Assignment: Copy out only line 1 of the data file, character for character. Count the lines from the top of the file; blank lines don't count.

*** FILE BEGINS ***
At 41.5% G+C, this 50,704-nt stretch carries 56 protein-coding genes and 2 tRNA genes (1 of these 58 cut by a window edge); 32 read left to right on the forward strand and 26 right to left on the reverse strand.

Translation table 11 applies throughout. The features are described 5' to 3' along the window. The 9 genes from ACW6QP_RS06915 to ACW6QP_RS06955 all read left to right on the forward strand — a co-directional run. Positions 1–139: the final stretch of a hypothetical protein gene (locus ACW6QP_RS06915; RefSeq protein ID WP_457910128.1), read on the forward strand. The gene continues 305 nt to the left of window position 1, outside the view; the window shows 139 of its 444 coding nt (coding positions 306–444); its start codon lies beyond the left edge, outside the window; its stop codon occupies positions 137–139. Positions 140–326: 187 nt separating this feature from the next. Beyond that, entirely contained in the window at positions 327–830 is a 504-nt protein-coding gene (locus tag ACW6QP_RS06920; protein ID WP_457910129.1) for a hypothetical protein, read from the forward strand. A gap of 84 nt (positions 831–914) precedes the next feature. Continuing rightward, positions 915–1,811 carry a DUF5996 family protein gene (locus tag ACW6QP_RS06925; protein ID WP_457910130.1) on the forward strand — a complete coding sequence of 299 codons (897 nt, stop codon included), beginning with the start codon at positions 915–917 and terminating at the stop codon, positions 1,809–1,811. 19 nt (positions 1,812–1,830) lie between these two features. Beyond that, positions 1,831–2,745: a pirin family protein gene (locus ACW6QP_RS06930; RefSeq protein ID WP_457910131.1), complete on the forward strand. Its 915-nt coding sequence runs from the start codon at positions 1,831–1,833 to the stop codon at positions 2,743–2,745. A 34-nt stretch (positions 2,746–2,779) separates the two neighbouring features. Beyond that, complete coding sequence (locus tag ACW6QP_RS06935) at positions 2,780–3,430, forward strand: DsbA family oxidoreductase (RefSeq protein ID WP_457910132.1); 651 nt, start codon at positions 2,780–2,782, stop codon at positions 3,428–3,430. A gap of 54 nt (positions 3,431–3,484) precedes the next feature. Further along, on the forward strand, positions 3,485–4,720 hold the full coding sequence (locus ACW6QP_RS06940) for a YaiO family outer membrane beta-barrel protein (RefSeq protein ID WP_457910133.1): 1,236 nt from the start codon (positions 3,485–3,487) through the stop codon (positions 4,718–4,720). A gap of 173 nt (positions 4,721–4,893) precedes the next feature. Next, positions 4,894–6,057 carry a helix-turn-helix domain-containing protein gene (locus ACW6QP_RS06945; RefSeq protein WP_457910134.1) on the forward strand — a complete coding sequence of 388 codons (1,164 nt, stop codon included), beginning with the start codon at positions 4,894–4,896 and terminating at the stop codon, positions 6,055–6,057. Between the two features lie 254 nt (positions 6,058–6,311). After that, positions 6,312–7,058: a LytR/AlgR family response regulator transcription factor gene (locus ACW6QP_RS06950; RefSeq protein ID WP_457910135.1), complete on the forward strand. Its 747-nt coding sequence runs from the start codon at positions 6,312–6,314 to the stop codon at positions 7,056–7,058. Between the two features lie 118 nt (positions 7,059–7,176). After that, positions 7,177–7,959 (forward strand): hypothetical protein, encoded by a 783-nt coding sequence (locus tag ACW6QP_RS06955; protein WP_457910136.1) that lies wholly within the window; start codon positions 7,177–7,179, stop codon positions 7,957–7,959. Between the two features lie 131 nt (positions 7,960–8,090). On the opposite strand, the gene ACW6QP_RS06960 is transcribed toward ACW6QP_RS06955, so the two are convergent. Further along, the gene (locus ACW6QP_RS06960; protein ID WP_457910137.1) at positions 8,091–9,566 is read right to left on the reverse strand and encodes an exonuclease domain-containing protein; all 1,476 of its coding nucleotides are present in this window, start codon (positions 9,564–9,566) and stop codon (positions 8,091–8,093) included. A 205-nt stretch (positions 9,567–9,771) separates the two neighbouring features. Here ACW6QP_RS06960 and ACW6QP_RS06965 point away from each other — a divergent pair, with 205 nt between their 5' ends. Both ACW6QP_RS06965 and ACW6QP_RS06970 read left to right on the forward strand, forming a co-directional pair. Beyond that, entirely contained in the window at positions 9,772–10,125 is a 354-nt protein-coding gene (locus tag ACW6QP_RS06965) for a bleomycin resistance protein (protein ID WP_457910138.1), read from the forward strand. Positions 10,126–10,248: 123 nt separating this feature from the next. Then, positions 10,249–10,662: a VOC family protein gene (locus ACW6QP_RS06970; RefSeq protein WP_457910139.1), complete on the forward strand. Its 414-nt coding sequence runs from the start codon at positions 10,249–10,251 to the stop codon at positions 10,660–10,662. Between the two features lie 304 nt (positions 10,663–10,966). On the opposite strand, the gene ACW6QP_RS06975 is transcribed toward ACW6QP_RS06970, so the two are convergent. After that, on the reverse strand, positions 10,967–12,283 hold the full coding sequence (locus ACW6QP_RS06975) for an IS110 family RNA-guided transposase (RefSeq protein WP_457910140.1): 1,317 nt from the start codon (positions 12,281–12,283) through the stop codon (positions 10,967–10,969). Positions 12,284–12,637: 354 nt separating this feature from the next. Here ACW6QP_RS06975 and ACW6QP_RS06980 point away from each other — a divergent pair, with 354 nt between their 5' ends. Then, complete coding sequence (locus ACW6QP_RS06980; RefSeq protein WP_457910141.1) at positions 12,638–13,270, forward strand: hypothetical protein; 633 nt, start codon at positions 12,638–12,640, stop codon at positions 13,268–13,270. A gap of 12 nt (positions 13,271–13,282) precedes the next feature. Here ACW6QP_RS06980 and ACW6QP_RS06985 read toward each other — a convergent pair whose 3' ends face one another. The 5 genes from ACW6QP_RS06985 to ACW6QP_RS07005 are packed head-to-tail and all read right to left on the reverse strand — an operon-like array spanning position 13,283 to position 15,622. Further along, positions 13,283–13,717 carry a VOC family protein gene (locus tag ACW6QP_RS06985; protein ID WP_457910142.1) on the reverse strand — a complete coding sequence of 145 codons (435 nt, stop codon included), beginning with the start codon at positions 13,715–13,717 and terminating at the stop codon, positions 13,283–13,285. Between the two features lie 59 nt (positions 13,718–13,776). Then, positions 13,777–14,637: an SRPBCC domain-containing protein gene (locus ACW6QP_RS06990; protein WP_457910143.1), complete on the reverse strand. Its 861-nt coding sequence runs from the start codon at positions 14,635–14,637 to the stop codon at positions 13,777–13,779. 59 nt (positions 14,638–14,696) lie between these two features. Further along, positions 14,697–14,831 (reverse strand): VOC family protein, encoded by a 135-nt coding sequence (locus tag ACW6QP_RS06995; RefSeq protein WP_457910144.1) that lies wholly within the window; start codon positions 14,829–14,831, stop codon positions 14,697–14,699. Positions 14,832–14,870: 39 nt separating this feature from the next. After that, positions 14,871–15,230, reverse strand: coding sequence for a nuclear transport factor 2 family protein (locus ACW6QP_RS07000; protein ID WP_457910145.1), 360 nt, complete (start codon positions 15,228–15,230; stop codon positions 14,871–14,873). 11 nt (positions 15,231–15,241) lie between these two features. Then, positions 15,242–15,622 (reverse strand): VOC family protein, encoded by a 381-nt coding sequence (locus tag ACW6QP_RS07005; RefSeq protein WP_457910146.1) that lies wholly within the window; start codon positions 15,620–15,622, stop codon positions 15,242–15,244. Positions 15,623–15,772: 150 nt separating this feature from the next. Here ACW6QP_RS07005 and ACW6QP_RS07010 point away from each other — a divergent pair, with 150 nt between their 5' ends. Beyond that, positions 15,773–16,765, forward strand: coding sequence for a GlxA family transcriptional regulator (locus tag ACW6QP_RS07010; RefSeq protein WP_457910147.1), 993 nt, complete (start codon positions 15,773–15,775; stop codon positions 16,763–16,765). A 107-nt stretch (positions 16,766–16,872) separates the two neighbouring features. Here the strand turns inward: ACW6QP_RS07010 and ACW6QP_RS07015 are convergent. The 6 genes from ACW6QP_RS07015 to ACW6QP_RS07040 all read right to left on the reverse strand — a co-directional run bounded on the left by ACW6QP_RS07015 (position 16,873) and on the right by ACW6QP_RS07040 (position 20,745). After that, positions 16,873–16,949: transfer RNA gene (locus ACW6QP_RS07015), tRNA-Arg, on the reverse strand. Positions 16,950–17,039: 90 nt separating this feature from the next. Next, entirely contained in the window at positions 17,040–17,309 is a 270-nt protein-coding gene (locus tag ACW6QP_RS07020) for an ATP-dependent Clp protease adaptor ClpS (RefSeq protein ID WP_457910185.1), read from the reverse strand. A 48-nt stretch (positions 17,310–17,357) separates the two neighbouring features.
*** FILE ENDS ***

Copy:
At 41.5% G+C, this 50,704-nt stretch carries 56 protein-coding genes and 2 tRNA genes (1 of these 58 cut by a window edge); 32 read left to right on the forward strand and 26 right to left on the reverse strand.